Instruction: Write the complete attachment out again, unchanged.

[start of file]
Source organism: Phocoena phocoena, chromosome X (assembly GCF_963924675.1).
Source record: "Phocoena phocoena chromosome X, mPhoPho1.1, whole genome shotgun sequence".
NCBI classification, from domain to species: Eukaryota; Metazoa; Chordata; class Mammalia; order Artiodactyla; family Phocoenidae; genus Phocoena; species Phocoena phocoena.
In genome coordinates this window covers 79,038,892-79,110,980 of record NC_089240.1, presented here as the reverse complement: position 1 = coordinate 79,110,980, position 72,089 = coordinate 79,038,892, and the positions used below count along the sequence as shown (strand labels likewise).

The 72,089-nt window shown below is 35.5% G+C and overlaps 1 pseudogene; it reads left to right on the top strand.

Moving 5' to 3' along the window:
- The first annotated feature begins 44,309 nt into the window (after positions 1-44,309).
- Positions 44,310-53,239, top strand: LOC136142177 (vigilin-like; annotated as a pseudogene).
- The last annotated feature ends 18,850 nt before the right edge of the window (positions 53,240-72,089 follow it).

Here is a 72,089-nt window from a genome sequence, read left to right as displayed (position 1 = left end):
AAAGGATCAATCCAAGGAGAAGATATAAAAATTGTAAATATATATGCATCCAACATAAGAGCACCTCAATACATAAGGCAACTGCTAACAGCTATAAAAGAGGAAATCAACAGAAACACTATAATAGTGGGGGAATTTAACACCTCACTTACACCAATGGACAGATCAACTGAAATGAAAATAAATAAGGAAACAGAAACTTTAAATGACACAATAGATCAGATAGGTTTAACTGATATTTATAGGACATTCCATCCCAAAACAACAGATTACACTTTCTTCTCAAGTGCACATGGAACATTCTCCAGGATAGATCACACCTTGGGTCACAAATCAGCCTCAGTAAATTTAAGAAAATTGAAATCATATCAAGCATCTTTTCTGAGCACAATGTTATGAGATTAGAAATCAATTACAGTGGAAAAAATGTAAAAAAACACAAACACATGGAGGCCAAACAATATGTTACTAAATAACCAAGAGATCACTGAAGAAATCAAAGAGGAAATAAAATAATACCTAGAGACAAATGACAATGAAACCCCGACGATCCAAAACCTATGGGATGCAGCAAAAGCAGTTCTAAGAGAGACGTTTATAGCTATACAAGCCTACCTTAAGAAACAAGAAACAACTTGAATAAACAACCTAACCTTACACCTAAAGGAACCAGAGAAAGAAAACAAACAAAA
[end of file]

Source organism: Phocoena phocoena, chromosome X (assembly GCF_963924675.1).
Source record: "Phocoena phocoena chromosome X, mPhoPho1.1, whole genome shotgun sequence".
NCBI classification, from domain to species: Eukaryota; Metazoa; Chordata; class Mammalia; order Artiodactyla; family Phocoenidae; genus Phocoena; species Phocoena phocoena.
In genome coordinates this window covers 79,038,892-79,110,980 of record NC_089240.1, presented here as the reverse complement: position 1 = coordinate 79,110,980, position 72,089 = coordinate 79,038,892, and the positions used below count along the sequence as shown (strand labels likewise).

The 72,089-nt window shown below is 35.5% G+C and overlaps 1 pseudogene; it reads left to right on the top strand.

Moving 5' to 3' along the window:
- The first annotated feature begins 44,309 nt into the window (after positions 1-44,309).
- Positions 44,310-53,239, top strand: LOC136142177 (vigilin-like; annotated as a pseudogene).
- The last annotated feature ends 18,850 nt before the right edge of the window (positions 53,240-72,089 follow it).

Here is a 72,089-nt window from a genome sequence, read left to right as displayed (position 1 = left end):
AAAGGATCAATCCAAGGAGAAGATATAAAAATTGTAAATATATATGCATCCAACATAAGAGCACCTCAATACATAAGGCAACTGCTAACAGCTATAAAAGAGGAAATCAACAGAAACACTATAATAGTGGGGGAATTTAACACCTCACTTACACCAATGGACAGATCAACTGAAATGAAAATAAATAAGGAAACAGAAACTTTAAATGACACAATAGATCAGATAGGTTTAACTGATATTTATAGGACATTCCATCCCAAAACAACAGATTACACTTTCTTCTCAAGTGCACATGGAACATTCTCCAGGATAGATCACACCTTGGGTCACAAATCAGCCTCAGTAAATTTAAGAAAATTGAAATCATATCAAGCATCTTTTCTGAGCACAATGTTATGAGATTAGAAATCAATTACAGTGGAAAAAATGTAAAAAAACACAAACACATGGAGGCCAAACAATATGTTACTAAATAACCAAGAGATCACTGAAGAAATCAAAGAGGAAATAAAATAATACCTAGAGACAAATGACAATGAAACCCCGACGATCCAAAACCTATGGGATGCAGCAAAAGCAGTTCTAAGAGAGACGTTTATAGCTATACAAGCCTACCTTAAGAAACAAGAAACAACTTGAATAAACAACCTAACCTTACACCTAAAGGAACCAGAGAAAGAAAACAAACAAAA